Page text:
(nonfree) blobwars family of games

Hans de Goede j.w.r.degoede at hhs.nl
Sat Sep 27 03:21:50 PDT 2008

Ben Finney wrote:
> Rahul Sundaram <sundaram at fedoraproject.org> writes:
>> Ben Finney wrote:
>>> Hans de Goede <j.w.r.degoede at hhs.nl> writes:
>>>> (in Fedora we do not demand that content licenses allow
>>>> modification, an architect may not want to have the house he
>>>> designed changed afterwards, a painter does not want his painting
>>>> modified, etc.).
>>> Those arguments are as valid for programs as for any other
>>> software; i.e. not at all. A programmer, after all, "may not want
>>> to have the program he wrote changed by the recipient afterwards".
>>> That doesn't give any support to the idea that such a work belongs
>>> in a free operating system.
>> FSF makes the distinction between software and "non functional
>> data".
> No matter who makes an argument, it should be criticised on its
> merits. I merely pointed out the inherent fallacy in supposing that
> one bitstream can be distinguished from another in terms of what
> freedom the recipient deserves.
> I'm not interested in opening a flame war, but I'm also not going to
> let flawed arguments against software freedom go unchallenged.

Ugh, I was planning on not reacting, but this is just sooo stupid. So your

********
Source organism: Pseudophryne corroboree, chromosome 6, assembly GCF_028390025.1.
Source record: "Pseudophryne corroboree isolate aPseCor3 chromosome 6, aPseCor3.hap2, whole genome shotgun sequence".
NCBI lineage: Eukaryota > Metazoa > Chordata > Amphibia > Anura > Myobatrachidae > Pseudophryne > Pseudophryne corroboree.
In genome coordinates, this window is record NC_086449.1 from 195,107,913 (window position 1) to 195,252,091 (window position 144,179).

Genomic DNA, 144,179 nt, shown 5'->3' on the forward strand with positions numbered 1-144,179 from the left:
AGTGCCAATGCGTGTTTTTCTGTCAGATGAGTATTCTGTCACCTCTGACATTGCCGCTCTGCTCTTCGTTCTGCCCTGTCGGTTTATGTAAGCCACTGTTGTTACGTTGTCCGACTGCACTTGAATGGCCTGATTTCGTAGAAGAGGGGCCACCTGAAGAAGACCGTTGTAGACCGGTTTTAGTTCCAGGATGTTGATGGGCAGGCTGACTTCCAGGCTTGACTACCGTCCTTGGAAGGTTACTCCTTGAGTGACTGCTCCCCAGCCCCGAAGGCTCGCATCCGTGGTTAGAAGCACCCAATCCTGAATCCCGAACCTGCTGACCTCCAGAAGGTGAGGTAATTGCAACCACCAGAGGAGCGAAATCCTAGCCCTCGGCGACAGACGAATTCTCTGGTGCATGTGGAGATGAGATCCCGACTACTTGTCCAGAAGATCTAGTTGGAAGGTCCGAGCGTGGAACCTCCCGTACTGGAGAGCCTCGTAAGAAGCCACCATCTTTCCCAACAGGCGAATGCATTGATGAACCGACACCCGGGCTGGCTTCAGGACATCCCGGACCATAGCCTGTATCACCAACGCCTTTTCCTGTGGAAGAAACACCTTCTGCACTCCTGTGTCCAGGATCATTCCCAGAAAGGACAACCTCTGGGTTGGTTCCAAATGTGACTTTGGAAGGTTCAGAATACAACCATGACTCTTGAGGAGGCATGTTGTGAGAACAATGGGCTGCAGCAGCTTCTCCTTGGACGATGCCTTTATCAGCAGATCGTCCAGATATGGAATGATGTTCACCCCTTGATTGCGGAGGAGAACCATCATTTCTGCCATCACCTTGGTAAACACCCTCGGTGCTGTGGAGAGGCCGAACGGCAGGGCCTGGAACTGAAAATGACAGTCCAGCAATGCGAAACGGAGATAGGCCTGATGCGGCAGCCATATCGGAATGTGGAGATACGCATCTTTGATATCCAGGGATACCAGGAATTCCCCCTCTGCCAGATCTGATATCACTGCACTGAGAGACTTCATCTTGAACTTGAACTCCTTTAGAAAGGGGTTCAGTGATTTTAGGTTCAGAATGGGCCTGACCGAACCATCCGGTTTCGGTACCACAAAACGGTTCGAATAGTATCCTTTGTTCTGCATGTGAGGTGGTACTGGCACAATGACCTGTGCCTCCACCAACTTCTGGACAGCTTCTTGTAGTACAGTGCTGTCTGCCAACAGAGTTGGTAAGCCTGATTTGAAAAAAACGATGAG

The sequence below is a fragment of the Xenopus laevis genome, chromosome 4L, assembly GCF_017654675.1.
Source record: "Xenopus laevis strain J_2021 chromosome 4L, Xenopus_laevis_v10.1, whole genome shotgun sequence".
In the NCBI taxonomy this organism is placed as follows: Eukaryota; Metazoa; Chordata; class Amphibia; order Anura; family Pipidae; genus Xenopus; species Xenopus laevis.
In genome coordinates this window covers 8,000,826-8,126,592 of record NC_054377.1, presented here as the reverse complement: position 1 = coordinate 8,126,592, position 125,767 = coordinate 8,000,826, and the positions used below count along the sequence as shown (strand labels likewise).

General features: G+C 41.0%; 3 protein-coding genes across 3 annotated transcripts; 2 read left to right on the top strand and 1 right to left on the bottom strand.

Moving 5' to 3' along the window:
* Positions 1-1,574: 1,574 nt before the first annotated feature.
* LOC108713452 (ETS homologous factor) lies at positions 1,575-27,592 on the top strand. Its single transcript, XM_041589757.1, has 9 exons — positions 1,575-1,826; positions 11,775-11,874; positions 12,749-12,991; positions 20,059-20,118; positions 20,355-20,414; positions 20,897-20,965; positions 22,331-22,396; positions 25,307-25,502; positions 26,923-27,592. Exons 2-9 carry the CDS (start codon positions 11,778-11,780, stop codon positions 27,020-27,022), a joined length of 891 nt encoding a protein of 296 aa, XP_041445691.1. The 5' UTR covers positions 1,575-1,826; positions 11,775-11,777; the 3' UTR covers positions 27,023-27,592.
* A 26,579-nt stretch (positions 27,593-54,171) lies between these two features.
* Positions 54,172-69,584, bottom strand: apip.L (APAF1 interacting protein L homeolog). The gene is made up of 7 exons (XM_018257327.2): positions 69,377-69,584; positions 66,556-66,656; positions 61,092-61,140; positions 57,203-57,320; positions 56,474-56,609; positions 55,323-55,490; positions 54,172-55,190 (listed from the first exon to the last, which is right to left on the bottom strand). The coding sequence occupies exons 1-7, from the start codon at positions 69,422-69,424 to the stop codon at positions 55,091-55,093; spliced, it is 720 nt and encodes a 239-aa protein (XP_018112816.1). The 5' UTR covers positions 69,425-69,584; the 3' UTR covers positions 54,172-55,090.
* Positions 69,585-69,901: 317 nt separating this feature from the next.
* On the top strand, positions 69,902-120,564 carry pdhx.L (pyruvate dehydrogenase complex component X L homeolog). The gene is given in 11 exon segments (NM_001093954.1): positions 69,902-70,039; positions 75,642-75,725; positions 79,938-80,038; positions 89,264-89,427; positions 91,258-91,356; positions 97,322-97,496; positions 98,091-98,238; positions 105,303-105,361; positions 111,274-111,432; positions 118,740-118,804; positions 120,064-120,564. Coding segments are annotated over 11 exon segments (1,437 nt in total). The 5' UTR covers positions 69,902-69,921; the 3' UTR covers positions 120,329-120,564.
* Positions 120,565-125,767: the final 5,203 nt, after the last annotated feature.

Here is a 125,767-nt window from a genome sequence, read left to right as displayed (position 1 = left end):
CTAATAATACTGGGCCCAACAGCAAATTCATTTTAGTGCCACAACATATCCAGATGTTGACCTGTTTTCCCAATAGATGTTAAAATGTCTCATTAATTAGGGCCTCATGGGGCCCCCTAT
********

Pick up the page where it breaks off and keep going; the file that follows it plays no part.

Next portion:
going to take a "van Gogh" painting and modify it? Even if you're modifications 
  by all accounts would be seen as improvements I'm sure art critics, art 
historians and art scientists would pretty much kill you. Art != code and some 
content is art, so your arguments are the arguments that are flawed.

And please don't come with the I may not want to, but I want to have the right 
to argument. Artists have both the right and very good reasons to disallow 
modification to their art, and as long as the allow using it in anyway and 
allow free (re)distribution, including said art in a Free Software distribution 
is fine. In the Netherlands certain groups of artists even have the right to 
disallow modification of their works even after the sold their works encoded in 
the law.



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